Louis Joseph François was born 3 February 1751 in Busigny, France. He entered the seminary of the Congregation of the Mission with Jean-Jacques Dubois, also of Busigny, on 4 October 1766 when he was fifteen and a half years old. He took vows at age 18. The date of his ordination is unknown.
Following ordination Louis worked in the seminary for 18 years, until 1781. During that year he was superior of the seminary at Troyes. He was appointed Secretary General by the Superior General, Antoine Jacquier, in 1786.
Known as a gifted preacher, he was invited to give important sermons, including the eulogies of Madame de Maintenon, 26 July 1786, and Madame Louise de France, a Carmelite and daughter of Louis XV, 15 April 1788. He also gave retreats for clergy and spoke at the Tuesday Conferences at Saint Lazare.
Following Jean-Félix-Joseph Cayla de la Garde's election as Superior General in 1788, François was sent to Saint Firmin, where there was a seminary and where the superior had just died. His responsibilities there included overseeing repair of buildings, increasing the number of students, and building resources to ensure the financial future of the seminary.
While Louis was at Saint Lazare on Sunday, 13 July 1789, the premises were sacked by the French revolutionaries. He, Cayla, and two others escaped. Following the sacking, no further support was provided by the motherhouse for the seminary. As a result, Louis had only student fees and income from rental properties to fund operations at Saint Firmin. Debt grew despite an increasingly austere budget. The onset of the Revolution completely compromised attempts at fundraising.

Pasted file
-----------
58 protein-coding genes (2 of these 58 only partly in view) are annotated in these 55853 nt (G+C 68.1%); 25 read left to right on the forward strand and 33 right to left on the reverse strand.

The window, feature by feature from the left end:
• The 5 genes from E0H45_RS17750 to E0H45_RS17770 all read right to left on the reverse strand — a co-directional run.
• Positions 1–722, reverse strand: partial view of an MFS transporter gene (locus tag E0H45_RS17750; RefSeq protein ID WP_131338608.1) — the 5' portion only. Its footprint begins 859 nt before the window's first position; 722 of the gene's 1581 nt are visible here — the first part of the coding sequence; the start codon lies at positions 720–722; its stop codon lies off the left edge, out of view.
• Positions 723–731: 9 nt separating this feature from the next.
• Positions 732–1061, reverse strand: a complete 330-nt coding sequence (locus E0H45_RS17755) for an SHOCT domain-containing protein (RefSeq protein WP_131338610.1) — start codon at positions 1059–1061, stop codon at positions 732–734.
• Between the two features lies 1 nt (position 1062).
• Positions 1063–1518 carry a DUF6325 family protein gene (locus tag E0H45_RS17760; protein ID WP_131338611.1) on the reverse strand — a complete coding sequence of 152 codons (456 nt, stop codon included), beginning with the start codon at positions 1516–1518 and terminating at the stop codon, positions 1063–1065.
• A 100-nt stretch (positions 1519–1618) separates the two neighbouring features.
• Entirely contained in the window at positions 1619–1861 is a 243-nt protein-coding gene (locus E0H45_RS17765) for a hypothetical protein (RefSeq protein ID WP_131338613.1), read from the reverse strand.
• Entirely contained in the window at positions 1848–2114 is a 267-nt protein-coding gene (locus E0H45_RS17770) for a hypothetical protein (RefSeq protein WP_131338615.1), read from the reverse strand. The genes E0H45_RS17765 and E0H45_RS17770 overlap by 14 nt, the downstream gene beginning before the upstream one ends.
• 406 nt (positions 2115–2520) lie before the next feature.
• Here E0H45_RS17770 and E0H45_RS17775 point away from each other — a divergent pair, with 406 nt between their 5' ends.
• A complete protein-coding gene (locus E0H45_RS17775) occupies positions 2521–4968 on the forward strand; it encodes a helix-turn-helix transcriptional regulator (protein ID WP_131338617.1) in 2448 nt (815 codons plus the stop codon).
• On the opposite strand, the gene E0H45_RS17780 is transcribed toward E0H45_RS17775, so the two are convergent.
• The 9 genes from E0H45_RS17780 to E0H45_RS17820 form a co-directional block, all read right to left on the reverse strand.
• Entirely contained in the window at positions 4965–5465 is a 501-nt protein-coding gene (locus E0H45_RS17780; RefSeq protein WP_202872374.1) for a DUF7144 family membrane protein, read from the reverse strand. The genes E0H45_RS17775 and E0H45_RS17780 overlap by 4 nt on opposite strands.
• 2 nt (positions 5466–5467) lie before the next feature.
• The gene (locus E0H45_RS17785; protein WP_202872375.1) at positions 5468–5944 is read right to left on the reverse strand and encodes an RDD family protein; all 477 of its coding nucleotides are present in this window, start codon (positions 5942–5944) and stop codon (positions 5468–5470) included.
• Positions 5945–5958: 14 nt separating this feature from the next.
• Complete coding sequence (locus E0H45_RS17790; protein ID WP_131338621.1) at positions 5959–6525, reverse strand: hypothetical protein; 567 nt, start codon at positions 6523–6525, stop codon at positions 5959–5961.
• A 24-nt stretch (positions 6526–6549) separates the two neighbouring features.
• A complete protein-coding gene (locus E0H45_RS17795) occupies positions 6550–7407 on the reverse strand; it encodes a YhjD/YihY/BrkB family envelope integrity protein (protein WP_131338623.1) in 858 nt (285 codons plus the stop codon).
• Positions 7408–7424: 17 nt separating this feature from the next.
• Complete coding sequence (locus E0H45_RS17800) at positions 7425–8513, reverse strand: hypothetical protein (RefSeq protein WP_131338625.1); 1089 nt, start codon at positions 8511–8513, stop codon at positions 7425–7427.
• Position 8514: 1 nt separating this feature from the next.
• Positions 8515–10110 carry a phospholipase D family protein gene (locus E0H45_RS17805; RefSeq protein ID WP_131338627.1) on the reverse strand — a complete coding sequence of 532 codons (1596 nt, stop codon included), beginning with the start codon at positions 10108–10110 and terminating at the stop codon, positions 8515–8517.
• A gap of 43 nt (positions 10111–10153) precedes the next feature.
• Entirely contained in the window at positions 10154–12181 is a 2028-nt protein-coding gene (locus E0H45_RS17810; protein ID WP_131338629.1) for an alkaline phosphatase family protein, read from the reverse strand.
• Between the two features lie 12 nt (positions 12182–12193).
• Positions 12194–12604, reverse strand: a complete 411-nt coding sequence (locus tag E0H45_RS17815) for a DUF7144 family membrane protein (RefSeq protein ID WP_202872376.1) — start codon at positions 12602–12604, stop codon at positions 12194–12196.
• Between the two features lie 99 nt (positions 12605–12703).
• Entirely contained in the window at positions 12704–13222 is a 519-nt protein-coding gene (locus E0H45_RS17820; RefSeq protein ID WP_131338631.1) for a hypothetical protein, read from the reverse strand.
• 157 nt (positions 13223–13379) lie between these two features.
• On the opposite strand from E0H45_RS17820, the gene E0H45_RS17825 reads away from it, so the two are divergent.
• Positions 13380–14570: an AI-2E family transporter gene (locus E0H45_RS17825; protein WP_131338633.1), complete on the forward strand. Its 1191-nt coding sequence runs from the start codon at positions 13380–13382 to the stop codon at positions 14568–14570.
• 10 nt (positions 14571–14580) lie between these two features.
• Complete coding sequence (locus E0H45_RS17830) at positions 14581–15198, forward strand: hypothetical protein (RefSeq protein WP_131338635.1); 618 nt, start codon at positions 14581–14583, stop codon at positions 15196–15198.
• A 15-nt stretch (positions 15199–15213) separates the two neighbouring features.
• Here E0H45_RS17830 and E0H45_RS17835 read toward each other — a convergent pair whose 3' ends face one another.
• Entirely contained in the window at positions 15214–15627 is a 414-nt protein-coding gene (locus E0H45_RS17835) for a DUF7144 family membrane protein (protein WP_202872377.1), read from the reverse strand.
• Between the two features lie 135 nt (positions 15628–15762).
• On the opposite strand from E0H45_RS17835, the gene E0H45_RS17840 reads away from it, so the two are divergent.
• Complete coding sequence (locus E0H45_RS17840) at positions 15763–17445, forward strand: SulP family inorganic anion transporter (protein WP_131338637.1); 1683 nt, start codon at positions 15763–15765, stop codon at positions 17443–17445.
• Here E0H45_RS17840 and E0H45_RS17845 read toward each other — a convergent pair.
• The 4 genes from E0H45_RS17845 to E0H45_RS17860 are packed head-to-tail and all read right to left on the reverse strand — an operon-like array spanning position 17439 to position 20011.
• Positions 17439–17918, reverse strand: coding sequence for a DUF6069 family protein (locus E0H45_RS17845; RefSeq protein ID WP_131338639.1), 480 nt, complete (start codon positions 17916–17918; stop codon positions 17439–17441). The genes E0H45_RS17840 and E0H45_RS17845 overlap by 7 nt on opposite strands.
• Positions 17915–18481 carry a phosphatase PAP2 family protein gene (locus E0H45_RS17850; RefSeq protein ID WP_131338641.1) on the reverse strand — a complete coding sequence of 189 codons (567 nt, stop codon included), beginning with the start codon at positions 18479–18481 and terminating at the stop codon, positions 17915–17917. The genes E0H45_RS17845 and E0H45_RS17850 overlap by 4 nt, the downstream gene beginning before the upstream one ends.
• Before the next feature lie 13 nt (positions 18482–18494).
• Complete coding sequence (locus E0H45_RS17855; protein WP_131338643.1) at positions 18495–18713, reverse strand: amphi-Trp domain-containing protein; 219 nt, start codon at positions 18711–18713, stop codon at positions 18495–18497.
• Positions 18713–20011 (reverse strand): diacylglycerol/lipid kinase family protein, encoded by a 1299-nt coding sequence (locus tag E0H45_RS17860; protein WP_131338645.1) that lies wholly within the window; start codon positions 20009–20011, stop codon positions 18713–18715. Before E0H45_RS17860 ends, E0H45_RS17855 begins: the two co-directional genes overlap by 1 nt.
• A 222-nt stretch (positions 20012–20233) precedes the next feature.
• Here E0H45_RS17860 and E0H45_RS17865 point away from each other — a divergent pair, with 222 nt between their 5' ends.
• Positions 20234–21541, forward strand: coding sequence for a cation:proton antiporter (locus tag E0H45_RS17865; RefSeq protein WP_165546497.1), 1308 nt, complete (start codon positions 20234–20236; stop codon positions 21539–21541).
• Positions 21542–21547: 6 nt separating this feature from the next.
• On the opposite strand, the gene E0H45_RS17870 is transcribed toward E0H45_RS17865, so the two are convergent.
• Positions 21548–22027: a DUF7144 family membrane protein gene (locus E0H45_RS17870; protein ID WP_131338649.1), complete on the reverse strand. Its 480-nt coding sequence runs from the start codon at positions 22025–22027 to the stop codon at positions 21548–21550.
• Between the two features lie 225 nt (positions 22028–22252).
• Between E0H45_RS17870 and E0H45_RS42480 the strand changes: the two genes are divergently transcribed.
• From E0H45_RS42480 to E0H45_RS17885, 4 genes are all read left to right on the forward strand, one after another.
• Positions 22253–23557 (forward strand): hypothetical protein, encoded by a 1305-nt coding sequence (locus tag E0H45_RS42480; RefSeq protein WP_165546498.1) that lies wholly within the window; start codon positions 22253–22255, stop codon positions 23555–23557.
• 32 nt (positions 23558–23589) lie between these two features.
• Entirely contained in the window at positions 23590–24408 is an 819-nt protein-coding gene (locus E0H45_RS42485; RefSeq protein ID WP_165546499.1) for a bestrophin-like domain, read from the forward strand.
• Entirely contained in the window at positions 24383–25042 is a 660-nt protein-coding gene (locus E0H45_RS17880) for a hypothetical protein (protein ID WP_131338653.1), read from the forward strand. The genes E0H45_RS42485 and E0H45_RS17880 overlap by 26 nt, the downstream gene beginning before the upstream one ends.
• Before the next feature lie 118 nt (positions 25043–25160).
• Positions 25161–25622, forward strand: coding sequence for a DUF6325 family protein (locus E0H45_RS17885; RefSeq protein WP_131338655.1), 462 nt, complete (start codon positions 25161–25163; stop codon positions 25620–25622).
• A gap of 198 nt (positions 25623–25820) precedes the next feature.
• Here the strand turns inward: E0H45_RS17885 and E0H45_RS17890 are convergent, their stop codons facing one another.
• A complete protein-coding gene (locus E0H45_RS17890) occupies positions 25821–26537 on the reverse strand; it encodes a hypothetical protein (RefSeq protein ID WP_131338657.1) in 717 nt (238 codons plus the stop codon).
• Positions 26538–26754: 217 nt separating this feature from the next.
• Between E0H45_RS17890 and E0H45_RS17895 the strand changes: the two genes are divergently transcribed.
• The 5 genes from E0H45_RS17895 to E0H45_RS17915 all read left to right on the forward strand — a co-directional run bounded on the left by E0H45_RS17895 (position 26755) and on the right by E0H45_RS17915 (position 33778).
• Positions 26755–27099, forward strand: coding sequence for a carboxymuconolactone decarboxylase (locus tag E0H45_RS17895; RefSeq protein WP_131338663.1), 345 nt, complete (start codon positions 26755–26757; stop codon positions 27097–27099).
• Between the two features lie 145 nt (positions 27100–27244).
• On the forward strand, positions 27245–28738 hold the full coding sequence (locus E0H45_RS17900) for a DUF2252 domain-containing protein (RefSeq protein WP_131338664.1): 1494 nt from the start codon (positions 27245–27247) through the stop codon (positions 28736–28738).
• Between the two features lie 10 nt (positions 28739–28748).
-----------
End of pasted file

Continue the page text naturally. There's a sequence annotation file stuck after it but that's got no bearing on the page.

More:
The revolutionaries set in place a practice of requiring clergy to swear an oath of fidelity to revolutionary principals. After studying the situation, in January 1791 Louis published the word for which he is best known, Mon Apologie. In this and the great number of subsequent pamphlets he published, he explained his implacable objections to the oath required by the Civil Constitution of the Clergy. Mon Apologie, which was reprinted seven times, concludes: “To die of hunger is an evil, but there is a greater unhappiness living as an apostate or unfaithful to one’s religion.”
The anonymous publication of his pamphlets did not prevent Louis from being identified as their author. In consequence, he became famous for authoring pamphlets on subjects as diverse as the Civil Constitution and the pretensions of the bishop of Gratien, who had been put in place by mechanisms of the Civil Constitution.
Massacre of clergy in Paris began in the abbey of Saint Germain des Prés on the afternoon of 2 September 1791. By 5:30 AM the next morning, Sunday, a mob had arrived at Saint Firmin and invaded the premises. Some priests were killed brutally in the courtyard; others were killed in the building. Nicolas Gaumer, a Vincentian, tried unsuccessfully to warn Louis; when he could not, he escaped by climbing over a back wall of Saint Firmin.
Louis and two others were flung to the ground from third floor windows. With bats (implements used to stir and harden plaster), women beat them to death.